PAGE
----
Tutorial :friend class/function in c++ [duplicate]



Question:

Possible Duplicate:
When should you use 'friend' in C++?

I see a lot of people recommending a function/class to be made a friend of another class here in SO though there are other alternatives. Shouldn't friend be sparingly used in C++? I feel other options must be considered before deciding on using the friend feature. Opinions/suggestions are welcome.


Solution:1

Without specific examples this is hard to decide. While friend isn't strictly necessary it does have its uses. If, as you claim, there are better alternatives then obviously use them, by simple definition of the word “better”. Or maybe the decision which solution is better isn't that clean-cut after all.

Personally, I prefer to avoid it when possible but I prefer to use it over method duplication: for example, I do not like to write a print method just to avoid making operator << a friend because I don't see the benefit of the duplicate method.


Solution:2

Some say friend is a violation of encapsulation. In my opinion, it is the exact contrary. Without friend, we would end up with either:

  • huge monolithic classes, that does plenty of things they were not meant to, just to avoid letting outer classes access their internals
  • badly encapsulated classes: to separate concerns and write classes with one and only one responsability, we would need to provide public access to internal data needed by the related set of classes.

friend is a good way to overcome this issue, since it lets you free to separate responsabilities in several classes, while at the same time letting you restrict access to implementation details to the few functions or types which need them.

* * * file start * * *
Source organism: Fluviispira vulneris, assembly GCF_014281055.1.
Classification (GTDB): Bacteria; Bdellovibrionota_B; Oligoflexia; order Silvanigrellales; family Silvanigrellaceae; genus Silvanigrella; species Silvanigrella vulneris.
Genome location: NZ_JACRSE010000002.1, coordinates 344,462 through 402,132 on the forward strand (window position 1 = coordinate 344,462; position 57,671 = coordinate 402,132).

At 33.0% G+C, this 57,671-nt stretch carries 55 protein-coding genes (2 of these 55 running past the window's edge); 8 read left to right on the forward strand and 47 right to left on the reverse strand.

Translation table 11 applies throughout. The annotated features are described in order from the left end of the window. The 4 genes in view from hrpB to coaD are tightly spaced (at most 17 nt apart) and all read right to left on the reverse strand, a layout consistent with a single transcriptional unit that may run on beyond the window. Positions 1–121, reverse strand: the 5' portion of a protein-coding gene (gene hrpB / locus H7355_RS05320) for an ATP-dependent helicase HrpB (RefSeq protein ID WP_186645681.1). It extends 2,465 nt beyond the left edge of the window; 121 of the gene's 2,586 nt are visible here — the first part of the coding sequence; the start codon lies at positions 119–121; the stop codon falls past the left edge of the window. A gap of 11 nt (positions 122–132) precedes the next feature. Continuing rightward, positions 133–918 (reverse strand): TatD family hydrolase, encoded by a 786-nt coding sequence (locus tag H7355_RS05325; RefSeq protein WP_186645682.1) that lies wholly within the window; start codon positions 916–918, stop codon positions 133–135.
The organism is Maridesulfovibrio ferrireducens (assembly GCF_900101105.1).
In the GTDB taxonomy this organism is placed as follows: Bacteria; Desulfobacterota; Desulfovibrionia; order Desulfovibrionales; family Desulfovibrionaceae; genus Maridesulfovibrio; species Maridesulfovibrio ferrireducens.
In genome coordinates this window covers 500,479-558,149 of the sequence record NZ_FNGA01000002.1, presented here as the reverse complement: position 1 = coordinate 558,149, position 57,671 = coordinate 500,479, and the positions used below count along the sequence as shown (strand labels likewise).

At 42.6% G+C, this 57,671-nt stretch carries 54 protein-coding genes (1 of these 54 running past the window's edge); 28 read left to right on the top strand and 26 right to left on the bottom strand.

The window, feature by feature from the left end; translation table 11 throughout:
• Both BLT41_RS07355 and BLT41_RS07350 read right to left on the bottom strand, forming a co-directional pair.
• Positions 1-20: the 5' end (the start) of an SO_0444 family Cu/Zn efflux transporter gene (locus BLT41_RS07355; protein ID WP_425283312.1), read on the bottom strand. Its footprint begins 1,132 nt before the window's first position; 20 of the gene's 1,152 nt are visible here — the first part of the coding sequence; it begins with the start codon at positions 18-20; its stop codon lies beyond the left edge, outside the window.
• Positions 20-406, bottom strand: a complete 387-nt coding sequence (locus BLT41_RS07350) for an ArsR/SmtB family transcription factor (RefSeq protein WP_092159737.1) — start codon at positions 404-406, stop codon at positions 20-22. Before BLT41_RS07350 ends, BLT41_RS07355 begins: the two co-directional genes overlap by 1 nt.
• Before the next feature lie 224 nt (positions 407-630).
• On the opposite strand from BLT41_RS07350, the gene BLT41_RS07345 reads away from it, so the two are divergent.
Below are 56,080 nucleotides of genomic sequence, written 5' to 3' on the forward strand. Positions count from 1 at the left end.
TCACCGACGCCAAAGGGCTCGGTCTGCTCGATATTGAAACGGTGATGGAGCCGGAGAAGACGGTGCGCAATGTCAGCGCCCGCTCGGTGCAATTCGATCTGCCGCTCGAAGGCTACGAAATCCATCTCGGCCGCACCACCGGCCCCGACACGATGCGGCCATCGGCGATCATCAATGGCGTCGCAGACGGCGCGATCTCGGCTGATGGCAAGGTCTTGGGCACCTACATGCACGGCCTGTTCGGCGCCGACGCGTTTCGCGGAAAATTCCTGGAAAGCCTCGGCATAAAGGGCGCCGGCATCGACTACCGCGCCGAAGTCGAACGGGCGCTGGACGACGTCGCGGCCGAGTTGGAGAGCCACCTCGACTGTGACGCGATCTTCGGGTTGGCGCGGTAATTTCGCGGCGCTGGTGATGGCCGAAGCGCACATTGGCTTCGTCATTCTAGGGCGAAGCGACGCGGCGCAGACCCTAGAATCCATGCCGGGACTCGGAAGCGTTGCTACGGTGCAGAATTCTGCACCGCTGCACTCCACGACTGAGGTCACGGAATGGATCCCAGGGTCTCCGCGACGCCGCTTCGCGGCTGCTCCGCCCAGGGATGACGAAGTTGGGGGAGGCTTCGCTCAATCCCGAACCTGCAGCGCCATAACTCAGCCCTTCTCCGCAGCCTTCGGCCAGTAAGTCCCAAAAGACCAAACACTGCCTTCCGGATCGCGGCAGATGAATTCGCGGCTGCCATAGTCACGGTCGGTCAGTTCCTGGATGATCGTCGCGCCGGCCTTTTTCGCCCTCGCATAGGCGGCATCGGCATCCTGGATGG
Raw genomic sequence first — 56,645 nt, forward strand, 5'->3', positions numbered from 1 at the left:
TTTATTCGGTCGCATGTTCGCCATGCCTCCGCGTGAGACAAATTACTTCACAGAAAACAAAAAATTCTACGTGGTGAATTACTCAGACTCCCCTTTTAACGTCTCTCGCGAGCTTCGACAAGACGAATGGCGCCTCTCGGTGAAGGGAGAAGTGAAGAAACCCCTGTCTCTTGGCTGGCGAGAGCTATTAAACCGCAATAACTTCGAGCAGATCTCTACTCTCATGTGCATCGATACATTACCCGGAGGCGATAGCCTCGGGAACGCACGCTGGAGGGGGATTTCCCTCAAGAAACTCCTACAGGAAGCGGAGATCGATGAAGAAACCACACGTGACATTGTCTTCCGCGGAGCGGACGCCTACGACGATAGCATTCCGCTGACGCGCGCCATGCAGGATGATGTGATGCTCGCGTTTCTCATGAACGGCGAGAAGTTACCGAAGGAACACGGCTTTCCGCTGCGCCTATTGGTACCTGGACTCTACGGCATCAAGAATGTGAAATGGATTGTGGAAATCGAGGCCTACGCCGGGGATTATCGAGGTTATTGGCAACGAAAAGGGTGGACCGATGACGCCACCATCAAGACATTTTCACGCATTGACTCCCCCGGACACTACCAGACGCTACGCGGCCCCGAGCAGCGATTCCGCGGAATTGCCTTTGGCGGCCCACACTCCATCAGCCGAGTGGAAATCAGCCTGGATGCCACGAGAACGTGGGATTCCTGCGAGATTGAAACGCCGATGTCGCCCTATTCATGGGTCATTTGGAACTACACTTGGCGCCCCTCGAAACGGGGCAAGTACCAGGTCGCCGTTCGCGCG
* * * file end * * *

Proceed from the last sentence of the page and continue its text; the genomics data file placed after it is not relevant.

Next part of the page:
Solution:3

I agree. The friend keyword should be used sparingly.

It may be useful if you have a set of classes that interact together when you want to expose a clean api from those classes to users, but when the classes can interact with each other using a richer interface.

Eg:

class Folder  {  public:    int GetFileCount();  private:    void IncrementFileCount();  // users of this class have no right to use this      friend class File;  };    class File  {  public:    File(string name, Folder& containingFolder)    {       containingFolder.IncrementFileCount(); // except for indirectly when they create a file    }  };  


Solution:4

For all those who thinks friend violates the encapsulation, here is what Bjarne Stroustup has to say .

But I personally don't use friend unless it is inevitable. Scenarios like implementation of Iterator patterns there is no other choice.

Friend is friend if used properly otherwise he is enemy!


Solution:5

Friend functions are advantageous in cases where you would want to call a 3rd party library function which needs access to members of your class, consider for example:

class A {  private:       int x,y;       double result;  public:       friend void *power(void *x);  }    
You can now call the pow function found in math.h using this friend function.Your power function can now be defined as:
  void *power(void *X)  {       A *a;       a = static_cast< A *> (X);       a->result = pow(a->x,a->y);       return NULL;  }  
Although there are easier ways of calling the pow function.This example is only meant to illustrate the importance of friend function in calling library functions. Hope it is useful.

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